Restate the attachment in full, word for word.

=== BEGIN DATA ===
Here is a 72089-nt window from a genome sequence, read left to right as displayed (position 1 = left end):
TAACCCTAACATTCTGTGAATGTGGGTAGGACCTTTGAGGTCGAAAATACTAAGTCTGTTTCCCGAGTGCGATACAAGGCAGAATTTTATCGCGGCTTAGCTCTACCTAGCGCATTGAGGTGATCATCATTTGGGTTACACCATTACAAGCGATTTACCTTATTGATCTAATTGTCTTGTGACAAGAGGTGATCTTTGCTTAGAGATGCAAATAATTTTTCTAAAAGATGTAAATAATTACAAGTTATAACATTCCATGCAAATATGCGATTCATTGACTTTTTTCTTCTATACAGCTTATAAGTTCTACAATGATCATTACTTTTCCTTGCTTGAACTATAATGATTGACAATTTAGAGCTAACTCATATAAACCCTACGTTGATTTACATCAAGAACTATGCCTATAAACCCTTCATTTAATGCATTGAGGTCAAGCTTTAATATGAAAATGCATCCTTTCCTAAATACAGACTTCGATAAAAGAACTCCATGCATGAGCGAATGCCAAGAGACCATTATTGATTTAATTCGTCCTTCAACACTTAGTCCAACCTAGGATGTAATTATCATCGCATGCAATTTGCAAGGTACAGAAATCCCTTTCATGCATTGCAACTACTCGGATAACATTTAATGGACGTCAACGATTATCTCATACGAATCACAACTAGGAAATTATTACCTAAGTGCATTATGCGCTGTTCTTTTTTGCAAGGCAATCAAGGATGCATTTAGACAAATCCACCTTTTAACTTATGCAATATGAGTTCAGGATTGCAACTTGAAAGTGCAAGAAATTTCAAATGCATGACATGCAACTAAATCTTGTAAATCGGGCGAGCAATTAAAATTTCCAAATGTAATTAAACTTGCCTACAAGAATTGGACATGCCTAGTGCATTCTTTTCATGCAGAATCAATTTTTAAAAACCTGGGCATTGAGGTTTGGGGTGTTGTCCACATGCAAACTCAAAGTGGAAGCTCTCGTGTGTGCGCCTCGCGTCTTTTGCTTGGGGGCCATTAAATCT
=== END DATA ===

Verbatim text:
Here is a 72089-nt window from a genome sequence, read left to right as displayed (position 1 = left end):
TAACCCTAACATTCTGTGAATGTGGGTAGGACCTTTGAGGTCGAAAATACTAAGTCTGTTTCCCGAGTGCGATACAAGGCAGAATTTTATCGCGGCTTAGCTCTACCTAGCGCATTGAGGTGATCATCATTTGGGTTACACCATTACAAGCGATTTACCTTATTGATCTAATTGTCTTGTGACAAGAGGTGATCTTTGCTTAGAGATGCAAATAATTTTTCTAAAAGATGTAAATAATTACAAGTTATAACATTCCATGCAAATATGCGATTCATTGACTTTTTTCTTCTATACAGCTTATAAGTTCTACAATGATCATTACTTTTCCTTGCTTGAACTATAATGATTGACAATTTAGAGCTAACTCATATAAACCCTACGTTGATTTACATCAAGAACTATGCCTATAAACCCTTCATTTAATGCATTGAGGTCAAGCTTTAATATGAAAATGCATCCTTTCCTAAATACAGACTTCGATAAAAGAACTCCATGCATGAGCGAATGCCAAGAGACCATTATTGATTTAATTCGTCCTTCAACACTTAGTCCAACCTAGGATGTAATTATCATCGCATGCAATTTGCAAGGTACAGAAATCCCTTTCATGCATTGCAACTACTCGGATAACATTTAATGGACGTCAACGATTATCTCATACGAATCACAACTAGGAAATTATTACCTAAGTGCATTATGCGCTGTTCTTTTTTGCAAGGCAATCAAGGATGCATTTAGACAAATCCACCTTTTAACTTATGCAATATGAGTTCAGGATTGCAACTTGAAAGTGCAAGAAATTTCAAATGCATGACATGCAACTAAATCTTGTAAATCGGGCGAGCAATTAAAATTTCCAAATGTAATTAAACTTGCCTACAAGAATTGGACATGCCTAGTGCATTCTTTTCATGCAGAATCAATTTTTAAAAACCTGGGCATTGAGGTTTGGGGTGTTGTCCACATGCAAACTCAAAGTGGAAGCTCTCGTGTGTGCGCCTCGCGTCTTTTGCTTGGGGGCCATTAAATCT